Need for Multi-Factor Authentication in Financial Services
An exclusive article by Puleen Patel, Managing Principal at CAPCO, its mentioned that the global pandemic has accelerated the use of digital services and capabilities in all industries and sectors. An increasing number of organizations are rapidly adopting and implementing digital solutions to serve their customers' and employees' needs.
By Puleen Patel, Managing Principal at CAPCO
The global pandemic has accelerated the use of digital services and capabilities in all industries and sectors. An increasing number of organizations are rapidly adopting and implementing digital solutions to serve their customers’ and employees’ needs. In Canada and globally, banks have quickly shifted their operations to support a surge in digitally-enabled sales, servicing, and support functions.
This rampant digital adoption brings forward a set of concerns relating to customer and employee interactions’ safety and security. Recent attacks involving fraudsters using login credentials obtained through credential-stuffing highlight that most users end up re-using their usernames and passwords across multiple websites. “These attacks, which used passwords and usernames collected from previous hacks of accounts worldwide, took advantage of the fact that many people re-use passwords and usernames across multiple accounts.” Most organizations have generally taken a stance of enforcing strict password policies; however, there is no certainty that the same combination is not used elsewhere. This highlights the increased need to tighten customer and employee authentication to make it more secure, especially as digital adoption further accelerates.
Most Canadian financial service providers rely on a combination of username, password, personally verifiable questions, and SMS/email-based authentication schemes to provide a layered approach to security. This is called Multi-Factor Authentication (‘MFA’), which uses two or more verification factors to validate the individual as the trusted user and allow access to the required online property or service. To add additional layer of protection, customers are often asked to select and choose a set of personally verifiable questions (‘PVQ’), which they are required to answer in certain scenarios.
Some institutions also use a One-Time Pin (‘OTP’) as a security layer, which is sent to a customer via SMS or email and must be entered on-screen as a verification method.
We, at Capco, believe that these types of MFA are the least secure. Evidence shows that the answers to PVQ can be easily obtained through social engineering. More importantly, once an attacker has obtained the username and password, they can easily change the PVQs, unless some form of a security challenge is required to initiate the change. Moreover, through a combination of social engineering, and a technique known as sim-swapping, where a victim’s mobile number is ported onto a new sim-card, fraudsters gain access to the SMS, and the OTP that is sent to the victim’s mobile number. Combining this with the compromised username and password, a fraudster can successfully take over several elements of one’s digital identity, including gaining access to their online banking credentials. The premise of relying on PVQ and OTP capabilities using email and SMS is not enough and slowly becoming obsolete. These legacy approaches impose a significant risk for the end-user.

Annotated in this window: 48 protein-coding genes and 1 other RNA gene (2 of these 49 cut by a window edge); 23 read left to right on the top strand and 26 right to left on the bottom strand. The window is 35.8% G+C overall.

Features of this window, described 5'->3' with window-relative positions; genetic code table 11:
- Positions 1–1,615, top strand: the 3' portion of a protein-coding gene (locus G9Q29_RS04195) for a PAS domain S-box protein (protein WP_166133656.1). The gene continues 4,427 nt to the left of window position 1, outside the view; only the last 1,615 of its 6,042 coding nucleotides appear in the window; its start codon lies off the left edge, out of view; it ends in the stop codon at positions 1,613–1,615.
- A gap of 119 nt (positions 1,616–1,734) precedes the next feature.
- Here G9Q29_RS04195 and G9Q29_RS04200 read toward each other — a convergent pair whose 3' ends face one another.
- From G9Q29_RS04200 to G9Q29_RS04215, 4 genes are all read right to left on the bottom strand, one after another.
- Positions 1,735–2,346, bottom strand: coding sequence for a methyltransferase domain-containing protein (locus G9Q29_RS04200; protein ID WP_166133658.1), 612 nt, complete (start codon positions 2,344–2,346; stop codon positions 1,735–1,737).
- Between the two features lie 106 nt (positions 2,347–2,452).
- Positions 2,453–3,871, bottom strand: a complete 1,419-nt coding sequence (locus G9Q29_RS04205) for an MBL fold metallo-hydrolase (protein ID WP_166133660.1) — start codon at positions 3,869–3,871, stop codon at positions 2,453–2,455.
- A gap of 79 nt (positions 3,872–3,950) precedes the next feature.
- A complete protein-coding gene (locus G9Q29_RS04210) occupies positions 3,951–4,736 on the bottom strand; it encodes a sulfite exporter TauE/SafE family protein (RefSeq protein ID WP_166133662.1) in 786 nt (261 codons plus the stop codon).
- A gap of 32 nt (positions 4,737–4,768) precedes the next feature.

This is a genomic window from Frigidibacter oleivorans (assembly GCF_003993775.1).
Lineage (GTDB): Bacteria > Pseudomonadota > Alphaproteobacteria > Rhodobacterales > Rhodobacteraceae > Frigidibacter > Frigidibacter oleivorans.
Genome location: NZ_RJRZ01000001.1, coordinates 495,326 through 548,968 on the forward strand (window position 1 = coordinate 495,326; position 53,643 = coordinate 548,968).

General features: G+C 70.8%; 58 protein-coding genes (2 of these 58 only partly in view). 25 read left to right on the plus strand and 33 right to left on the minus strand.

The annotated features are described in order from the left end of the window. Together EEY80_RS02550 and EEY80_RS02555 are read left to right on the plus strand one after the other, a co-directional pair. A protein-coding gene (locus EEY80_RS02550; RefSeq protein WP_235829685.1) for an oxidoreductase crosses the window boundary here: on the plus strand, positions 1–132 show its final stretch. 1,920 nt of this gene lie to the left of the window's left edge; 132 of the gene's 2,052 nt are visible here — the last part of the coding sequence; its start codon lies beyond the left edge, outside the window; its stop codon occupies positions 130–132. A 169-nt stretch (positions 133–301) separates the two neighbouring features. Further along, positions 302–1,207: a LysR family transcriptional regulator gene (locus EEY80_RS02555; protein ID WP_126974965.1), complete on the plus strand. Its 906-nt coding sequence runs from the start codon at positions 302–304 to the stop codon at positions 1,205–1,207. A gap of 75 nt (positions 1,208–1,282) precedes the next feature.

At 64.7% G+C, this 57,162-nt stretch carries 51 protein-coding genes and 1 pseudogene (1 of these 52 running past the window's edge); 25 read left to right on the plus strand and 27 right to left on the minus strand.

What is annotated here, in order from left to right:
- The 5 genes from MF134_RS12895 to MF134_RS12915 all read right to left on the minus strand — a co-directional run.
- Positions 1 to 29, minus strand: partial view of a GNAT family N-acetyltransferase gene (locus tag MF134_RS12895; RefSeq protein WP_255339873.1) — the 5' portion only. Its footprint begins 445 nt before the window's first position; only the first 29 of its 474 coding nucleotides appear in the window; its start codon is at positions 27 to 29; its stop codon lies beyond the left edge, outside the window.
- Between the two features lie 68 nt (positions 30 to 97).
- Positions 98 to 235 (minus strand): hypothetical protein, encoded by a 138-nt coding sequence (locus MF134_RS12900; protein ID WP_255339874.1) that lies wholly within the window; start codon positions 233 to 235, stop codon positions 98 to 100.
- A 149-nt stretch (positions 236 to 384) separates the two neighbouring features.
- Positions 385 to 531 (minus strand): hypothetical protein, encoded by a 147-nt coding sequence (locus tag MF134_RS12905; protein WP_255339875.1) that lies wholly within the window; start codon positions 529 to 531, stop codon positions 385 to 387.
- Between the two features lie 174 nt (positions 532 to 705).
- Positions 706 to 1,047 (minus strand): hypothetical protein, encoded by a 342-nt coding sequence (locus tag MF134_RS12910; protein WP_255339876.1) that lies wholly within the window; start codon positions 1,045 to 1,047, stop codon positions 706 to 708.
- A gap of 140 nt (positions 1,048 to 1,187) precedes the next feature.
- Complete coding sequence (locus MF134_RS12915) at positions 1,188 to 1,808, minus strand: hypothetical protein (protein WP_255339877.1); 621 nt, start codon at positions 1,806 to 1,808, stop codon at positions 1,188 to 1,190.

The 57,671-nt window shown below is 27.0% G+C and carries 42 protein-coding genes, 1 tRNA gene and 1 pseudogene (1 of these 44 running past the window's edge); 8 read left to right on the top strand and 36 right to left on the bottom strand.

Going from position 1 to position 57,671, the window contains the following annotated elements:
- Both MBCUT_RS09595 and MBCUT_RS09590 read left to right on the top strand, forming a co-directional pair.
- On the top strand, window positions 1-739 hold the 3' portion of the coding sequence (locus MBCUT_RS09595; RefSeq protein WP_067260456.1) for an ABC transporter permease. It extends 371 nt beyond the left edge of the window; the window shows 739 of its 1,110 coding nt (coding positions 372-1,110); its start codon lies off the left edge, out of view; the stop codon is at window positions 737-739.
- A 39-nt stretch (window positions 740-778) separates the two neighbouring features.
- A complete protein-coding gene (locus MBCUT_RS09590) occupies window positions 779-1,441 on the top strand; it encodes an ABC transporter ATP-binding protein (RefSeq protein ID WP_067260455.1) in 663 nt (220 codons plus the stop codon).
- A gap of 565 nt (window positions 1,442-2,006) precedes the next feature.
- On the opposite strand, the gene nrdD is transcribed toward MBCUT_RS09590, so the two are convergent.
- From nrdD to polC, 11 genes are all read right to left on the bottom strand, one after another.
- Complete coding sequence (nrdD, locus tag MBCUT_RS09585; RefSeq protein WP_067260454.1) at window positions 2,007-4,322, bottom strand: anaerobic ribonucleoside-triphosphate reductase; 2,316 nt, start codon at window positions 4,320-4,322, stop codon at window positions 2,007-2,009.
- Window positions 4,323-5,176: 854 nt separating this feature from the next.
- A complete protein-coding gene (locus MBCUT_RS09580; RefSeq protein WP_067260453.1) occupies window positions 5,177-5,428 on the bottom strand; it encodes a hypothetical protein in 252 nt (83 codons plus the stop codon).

We believe that using an app-based token or a hardware-based approach, which is an added layer of security, is a safer and robust approach to addressing many of the challenges and risks posed by conventional authentication mechanisms. An app-based or hardware-based approach involves using a Mobile App or a Hardware Security Key as a secure authentication element. It is harder for fraudsters to gain access to an account as they would need the customer’s password and their device or hardware. Further, an app-based authenticator uses encrypted communication, making it impossible for fraudsters to steal the code on the app.
We also believe that authentication measures should not be limited to the initial authentication process alone. In fact, our recommendation for financial service providers (‘FSPs’) such as banks, insurers and credit unions would be to take a methodical approach to step-up authentication across key account activities. Activities that involve changes to a customer’s profile and preferences, electronic transfers or payments, and addition or changes to payees are deemed highly sensitive. These sensitive activities impose the biggest risk, as they enable fraudsters to quickly deplete the available funds from the account through various mechanisms. These are the types of transactions and activities, which should be the focus for FSP’s to re-imagine and incorporate security as part of the user interaction.
In the digital age, financial institutions need to do more to incorporate MFA across a broader spectrum of their customer and employee journeys. Capco has deep expertise in the financial services industry and understands the end-to-end customer and employee experience and the various complexities of financial transactions. We recognize the importance of the optimal placement of security measures through a customer and an employee’s lifecycle. We are here to help re-imagine and instill a true sense of simplicity and security that customers and employees are looking for in an increasingly digital world.